"The Farr Point wave farm project will prove the viability of Pelamis wave power technology on a commercial scale."
Laura Carse, Project Development Manager, Pelamis Wave Power
Farr Point Wave Farm
In 2010 Pelamis Wave Power was successful in securing a seabed lease option from The Crown Estate, as part of the world’s first leasing round for marine energy projects. Pelamis is now developing an offshore wave energy farm of up to 10 MW to prove the Pelamis wave energy converter in a commercial demonstration project.
The Farr Point project is an Official Competitor for the Scottish Government’s Saltire Prize, a unique international challenge for the marine power sector.
An ‘Area of Search' is located around 5-12km off the Sutherland coast, with flexibility to take into account other sea users, survey data and environmental data before defining the final site location. A Pelamis wave farm of 10MW size would occupy a much smaller area of 2-3km2
The project will comprise of up to 10 Pelamis wave energy converters, in an array layout. Electricity from the array will be exported to shore via a single subsea cable to a substation at an onshore landfall point on the north coast for connection into the mainland grid.
Wave buoy data
Two wave measurement buoys have been deployed at the site in conjunction with the Environmental Research Institute (Thurso) in order to assess the wave resource at the project location. A notice to mariners with the specific locations of the two wave measurement buoys within the area of search can be downloaded and map can be viewed here.
Sea state data from both wave buoys is transmitted via radio link every half hour to a receiver station at the North Coast Leisure Centre in Bettyhill. These half-hourly sea states are made-up of thousands of individual waves with varying height, period and direction (together referred to as a “wave spectrum”) which can be refined down to simple metrics such as wave height and period or shown as more complex data. The data below shows the latest readings from the westerly buoy:
The time and date shown mark the start of the half hourly period for which the data is being displayed.
Hs, or significant wave height, is the most common measure of the height of the waves.1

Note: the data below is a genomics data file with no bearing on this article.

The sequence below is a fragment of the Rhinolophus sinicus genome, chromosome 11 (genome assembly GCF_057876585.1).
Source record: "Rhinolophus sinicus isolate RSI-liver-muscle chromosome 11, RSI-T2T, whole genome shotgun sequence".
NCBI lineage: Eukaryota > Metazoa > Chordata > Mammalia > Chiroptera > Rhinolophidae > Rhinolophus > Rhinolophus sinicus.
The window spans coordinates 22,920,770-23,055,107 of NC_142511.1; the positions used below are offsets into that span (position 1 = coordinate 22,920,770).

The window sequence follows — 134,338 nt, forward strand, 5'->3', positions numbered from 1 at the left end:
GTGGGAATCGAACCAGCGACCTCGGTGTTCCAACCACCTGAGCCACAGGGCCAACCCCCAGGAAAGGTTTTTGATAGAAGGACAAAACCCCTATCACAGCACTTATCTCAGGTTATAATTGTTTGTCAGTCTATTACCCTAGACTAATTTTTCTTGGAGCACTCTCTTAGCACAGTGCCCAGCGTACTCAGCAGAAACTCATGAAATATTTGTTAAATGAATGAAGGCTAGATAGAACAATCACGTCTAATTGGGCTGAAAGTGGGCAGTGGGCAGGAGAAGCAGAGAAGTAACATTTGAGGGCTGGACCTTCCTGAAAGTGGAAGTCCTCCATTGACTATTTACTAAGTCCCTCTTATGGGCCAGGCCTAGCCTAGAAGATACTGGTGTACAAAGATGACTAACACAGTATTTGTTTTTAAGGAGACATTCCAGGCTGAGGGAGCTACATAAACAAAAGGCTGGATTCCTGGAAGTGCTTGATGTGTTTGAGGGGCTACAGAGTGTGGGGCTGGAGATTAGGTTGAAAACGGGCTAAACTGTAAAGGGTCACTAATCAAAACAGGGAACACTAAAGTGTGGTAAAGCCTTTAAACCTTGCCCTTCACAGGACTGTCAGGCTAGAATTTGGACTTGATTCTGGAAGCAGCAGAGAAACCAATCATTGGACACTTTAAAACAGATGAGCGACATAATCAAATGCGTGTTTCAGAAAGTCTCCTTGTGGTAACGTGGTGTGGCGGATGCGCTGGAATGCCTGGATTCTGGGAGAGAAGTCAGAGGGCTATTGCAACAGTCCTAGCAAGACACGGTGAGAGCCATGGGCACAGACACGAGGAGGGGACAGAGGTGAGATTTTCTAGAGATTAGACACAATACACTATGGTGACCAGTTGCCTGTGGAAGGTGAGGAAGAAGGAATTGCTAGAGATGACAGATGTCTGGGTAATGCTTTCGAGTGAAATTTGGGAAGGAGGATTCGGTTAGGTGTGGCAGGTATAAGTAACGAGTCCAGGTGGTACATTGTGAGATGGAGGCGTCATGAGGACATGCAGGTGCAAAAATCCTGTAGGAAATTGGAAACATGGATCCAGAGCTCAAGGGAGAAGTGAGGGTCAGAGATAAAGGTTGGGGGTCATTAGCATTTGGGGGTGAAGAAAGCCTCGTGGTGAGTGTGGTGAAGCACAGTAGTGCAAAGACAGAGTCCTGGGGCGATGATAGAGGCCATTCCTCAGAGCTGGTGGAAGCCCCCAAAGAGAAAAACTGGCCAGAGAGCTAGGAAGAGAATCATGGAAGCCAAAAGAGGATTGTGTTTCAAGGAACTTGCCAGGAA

Hmax is the height of the highest individual wave.
Te, is the energy period, a commonly used measure of the time period between passing waves.2
The right-hand wave energy distribution graph displays the spread of wave energy in terms of the wave periods making-up the spectrum, with Te denoted by the dotted vertical line. This graph can show if there is a single pronounced “swell” element (a single peak) or multiple elements (multiple peaks) within the sea state, and how much each is contributing to the overall energy in the sea. An example of a sea cominbination of elements would be a long period groundswell combined with a localised, short period wind swell.
The left-hand wave energy rose is displaying the same energy data as the distribution graph with the added data of directionality, the colour intensity indicating which direction the energy intensities are coming from.
The figures and diagrams above represent the latest data as received by the wave buoy and is unprocessed for errors or anomolies by the Pelamis team. For this reason Pelamis Wave Power takes no responsibility for the accuracy of this data and it is advised not to rely on these measurements alone for the purposes of navigation or excursions.
1 Hs is alternatively defined as the height above which one third of passing waves will be, or more scientifically four times the root mean square of water surface elevation.
2 Te is the single period that best represents the power within the spectra. For wave energy it is more useful and representative than other single period definitions such as, for example, Tz (zero crossing period) or Tp (period of peak wave energy intensity), which is frequently presented by surf forecasts. Te is more scientifically defined as the -1th moment of the spectra divided by the 0th moment (area).
Project Update - July 2014
Development of the Farr Point Wave Farm has progressed significantly over the last six months. Important milestones have been achieved in wave climate assessment, technical design, environmental studies and offshore survey. Download a full Project Update summarising the progress made to date as a pdf (1.6MB) on our 'Downloads' page.
Anyone wishing to provide comments on the proposed Farr Point Wave Farm can do so by writing to the project development team at: firstname.lastname@example.org.
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Related News Items:
- 3 October 2014 | Wave measurement buoys redeployed at Farr Point wave site
- 3 July 2014 | Farr Point wave measurements live online
- 24 March 2014 | Farr Point Public Consultation Events
- 20 March 2014 | Sutherland and Caithness residents to be consulted on wave farm plans
- 28 August 2012 | Saltire Prize Grand Challenge period begins
- 9 May 2012 | What Lies Beneath? Marine Scotland Science’s Seabed Survey Work Provides Some Important Answers for Marine Renewable Developers
- 12 August 2010 | Pelamis Wave Power Becomes the First Official Saltire Prize Competitor
- 16 March 2010 | PWP Awarded Lease Option for North Coast Wave Farm